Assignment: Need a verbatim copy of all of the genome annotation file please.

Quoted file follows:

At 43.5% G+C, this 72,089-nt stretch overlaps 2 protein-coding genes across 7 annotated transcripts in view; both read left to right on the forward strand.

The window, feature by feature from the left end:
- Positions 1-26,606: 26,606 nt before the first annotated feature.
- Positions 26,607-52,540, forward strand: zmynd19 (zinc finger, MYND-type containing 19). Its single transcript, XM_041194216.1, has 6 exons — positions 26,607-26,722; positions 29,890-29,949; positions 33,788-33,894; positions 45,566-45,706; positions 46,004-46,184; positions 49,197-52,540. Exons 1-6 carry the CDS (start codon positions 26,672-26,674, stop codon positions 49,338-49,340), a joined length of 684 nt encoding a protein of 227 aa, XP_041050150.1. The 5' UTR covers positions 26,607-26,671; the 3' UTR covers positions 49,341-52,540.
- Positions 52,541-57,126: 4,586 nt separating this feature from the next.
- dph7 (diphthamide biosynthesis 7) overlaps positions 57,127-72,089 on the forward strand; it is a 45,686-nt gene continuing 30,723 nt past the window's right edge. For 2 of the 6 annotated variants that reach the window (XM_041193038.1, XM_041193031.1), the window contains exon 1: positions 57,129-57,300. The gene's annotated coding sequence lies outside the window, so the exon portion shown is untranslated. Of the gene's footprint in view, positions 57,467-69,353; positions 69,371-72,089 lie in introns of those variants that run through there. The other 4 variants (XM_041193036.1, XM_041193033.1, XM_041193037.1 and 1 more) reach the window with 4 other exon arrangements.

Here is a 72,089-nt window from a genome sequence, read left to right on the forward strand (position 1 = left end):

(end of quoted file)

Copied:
At 43.5% G+C, this 72,089-nt stretch overlaps 2 protein-coding genes across 7 annotated transcripts in view; both read left to right on the forward strand.

The window, feature by feature from the left end:
- Positions 1-26,606: 26,606 nt before the first annotated feature.
- Positions 26,607-52,540, forward strand: zmynd19 (zinc finger, MYND-type containing 19). Its single transcript, XM_041194216.1, has 6 exons — positions 26,607-26,722; positions 29,890-29,949; positions 33,788-33,894; positions 45,566-45,706; positions 46,004-46,184; positions 49,197-52,540. Exons 1-6 carry the CDS (start codon positions 26,672-26,674, stop codon positions 49,338-49,340), a joined length of 684 nt encoding a protein of 227 aa, XP_041050150.1. The 5' UTR covers positions 26,607-26,671; the 3' UTR covers positions 49,341-52,540.
- Positions 52,541-57,126: 4,586 nt separating this feature from the next.
- dph7 (diphthamide biosynthesis 7) overlaps positions 57,127-72,089 on the forward strand; it is a 45,686-nt gene continuing 30,723 nt past the window's right edge. For 2 of the 6 annotated variants that reach the window (XM_041193038.1, XM_041193031.1), the window contains exon 1: positions 57,129-57,300. The gene's annotated coding sequence lies outside the window, so the exon portion shown is untranslated. Of the gene's footprint in view, positions 57,467-69,353; positions 69,371-72,089 lie in introns of those variants that run through there. The other 4 variants (XM_041193036.1, XM_041193033.1, XM_041193037.1 and 1 more) reach the window with 4 other exon arrangements.

Here is a 72,089-nt window from a genome sequence, read left to right on the forward strand (position 1 = left end):